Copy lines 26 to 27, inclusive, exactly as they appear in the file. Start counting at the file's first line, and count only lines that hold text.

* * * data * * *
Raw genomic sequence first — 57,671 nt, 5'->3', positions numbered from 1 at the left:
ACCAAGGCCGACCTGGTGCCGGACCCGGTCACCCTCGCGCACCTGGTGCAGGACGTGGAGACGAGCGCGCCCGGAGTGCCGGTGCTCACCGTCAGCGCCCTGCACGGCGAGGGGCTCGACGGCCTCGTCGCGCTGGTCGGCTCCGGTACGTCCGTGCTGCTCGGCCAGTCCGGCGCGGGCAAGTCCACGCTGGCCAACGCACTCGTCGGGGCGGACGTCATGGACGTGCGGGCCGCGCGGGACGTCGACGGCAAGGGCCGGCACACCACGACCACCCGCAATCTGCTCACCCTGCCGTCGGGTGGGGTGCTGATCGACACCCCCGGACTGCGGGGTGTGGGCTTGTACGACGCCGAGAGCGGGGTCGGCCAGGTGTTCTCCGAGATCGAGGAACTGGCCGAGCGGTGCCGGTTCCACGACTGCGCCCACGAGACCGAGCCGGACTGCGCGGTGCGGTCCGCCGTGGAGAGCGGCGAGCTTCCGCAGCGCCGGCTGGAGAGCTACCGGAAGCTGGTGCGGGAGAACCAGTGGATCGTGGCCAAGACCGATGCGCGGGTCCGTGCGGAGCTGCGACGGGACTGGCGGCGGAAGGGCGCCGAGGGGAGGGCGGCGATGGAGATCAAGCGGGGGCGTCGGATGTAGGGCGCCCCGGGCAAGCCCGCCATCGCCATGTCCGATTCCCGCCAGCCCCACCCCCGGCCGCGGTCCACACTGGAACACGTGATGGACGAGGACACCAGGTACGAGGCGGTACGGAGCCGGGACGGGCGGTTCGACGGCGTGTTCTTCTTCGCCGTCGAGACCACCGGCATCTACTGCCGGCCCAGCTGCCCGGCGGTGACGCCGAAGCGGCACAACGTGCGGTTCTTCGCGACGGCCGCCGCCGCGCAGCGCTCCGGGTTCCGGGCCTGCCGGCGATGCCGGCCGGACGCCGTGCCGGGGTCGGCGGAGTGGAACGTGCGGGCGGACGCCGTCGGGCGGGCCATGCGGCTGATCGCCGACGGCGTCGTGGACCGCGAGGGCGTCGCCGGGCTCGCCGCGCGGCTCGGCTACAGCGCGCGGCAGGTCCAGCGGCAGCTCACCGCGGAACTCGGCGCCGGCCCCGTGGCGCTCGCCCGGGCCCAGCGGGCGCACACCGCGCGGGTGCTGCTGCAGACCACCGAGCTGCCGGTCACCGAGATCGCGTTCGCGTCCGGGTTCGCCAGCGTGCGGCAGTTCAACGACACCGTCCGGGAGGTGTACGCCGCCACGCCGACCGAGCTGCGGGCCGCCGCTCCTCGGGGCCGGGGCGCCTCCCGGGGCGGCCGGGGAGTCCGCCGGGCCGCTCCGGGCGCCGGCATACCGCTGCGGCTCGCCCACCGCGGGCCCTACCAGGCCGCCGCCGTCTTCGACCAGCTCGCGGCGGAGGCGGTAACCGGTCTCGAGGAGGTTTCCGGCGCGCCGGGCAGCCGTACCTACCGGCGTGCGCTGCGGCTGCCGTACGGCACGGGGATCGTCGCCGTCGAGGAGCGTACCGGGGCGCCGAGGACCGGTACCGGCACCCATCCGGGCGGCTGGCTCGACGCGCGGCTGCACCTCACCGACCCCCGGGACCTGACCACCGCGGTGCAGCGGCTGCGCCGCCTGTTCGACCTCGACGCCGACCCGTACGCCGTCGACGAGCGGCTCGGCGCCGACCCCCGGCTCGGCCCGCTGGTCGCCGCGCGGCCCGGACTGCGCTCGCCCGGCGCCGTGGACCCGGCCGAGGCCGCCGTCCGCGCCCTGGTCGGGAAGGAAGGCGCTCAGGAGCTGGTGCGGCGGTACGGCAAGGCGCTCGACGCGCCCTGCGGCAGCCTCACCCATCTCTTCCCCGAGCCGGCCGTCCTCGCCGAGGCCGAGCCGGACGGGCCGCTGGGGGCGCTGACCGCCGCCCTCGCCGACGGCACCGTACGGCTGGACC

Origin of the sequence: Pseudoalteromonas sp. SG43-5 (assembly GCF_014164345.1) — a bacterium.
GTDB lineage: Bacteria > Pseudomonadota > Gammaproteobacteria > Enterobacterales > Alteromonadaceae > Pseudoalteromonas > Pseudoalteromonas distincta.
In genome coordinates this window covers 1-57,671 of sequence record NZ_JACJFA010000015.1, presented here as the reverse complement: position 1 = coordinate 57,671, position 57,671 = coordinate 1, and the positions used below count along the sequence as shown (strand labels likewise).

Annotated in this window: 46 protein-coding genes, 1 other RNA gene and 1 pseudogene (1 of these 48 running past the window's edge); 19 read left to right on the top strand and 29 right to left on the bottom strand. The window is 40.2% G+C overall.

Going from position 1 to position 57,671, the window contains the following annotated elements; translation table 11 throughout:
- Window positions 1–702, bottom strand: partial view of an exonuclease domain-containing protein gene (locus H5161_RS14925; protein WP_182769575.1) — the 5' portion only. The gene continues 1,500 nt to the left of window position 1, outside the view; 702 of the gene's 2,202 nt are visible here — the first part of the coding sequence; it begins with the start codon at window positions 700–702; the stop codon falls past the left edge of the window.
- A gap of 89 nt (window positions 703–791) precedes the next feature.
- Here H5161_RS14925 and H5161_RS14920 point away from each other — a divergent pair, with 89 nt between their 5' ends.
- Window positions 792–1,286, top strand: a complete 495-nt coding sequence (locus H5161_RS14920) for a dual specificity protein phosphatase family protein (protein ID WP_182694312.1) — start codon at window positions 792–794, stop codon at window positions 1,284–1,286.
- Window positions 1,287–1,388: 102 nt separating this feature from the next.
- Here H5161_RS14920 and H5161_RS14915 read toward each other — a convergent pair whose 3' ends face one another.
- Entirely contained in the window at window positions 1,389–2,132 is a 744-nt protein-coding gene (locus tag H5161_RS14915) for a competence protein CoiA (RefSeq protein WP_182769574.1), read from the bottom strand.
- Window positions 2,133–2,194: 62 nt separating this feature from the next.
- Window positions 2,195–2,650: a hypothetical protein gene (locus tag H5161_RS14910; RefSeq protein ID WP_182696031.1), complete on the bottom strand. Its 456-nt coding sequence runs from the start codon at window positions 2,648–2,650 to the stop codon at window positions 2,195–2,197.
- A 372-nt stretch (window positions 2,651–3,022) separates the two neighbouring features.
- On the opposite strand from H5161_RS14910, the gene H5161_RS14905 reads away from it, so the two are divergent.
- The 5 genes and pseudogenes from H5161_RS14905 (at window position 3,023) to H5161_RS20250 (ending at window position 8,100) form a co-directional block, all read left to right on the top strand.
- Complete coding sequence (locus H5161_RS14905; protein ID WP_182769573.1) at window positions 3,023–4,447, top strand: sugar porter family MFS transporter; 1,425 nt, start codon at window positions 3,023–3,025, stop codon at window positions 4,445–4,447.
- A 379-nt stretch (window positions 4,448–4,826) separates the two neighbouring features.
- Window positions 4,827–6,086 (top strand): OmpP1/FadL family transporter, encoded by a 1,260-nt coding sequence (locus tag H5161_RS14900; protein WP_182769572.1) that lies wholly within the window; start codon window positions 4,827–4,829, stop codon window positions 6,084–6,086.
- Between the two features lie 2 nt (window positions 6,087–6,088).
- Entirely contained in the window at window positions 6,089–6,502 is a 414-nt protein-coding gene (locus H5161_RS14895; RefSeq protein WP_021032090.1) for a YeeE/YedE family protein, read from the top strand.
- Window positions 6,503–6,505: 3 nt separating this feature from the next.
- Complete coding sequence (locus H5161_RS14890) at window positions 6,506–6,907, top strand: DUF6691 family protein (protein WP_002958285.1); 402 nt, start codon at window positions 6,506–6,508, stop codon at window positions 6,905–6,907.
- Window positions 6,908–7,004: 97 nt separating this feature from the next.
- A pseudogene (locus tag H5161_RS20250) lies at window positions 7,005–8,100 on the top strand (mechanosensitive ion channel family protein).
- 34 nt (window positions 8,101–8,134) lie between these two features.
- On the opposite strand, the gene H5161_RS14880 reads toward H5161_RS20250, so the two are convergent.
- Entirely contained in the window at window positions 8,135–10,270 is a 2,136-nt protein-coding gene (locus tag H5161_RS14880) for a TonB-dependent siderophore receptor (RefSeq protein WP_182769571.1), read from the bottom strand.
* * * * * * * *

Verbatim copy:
- Complete coding sequence (locus H5161_RS14890) at window positions 6,506–6,907, top strand: DUF6691 family protein (protein WP_002958285.1); 402 nt, start codon at window positions 6,506–6,508, stop codon at window positions 6,905–6,907.
- Window positions 6,908–7,004: 97 nt separating this feature from the next.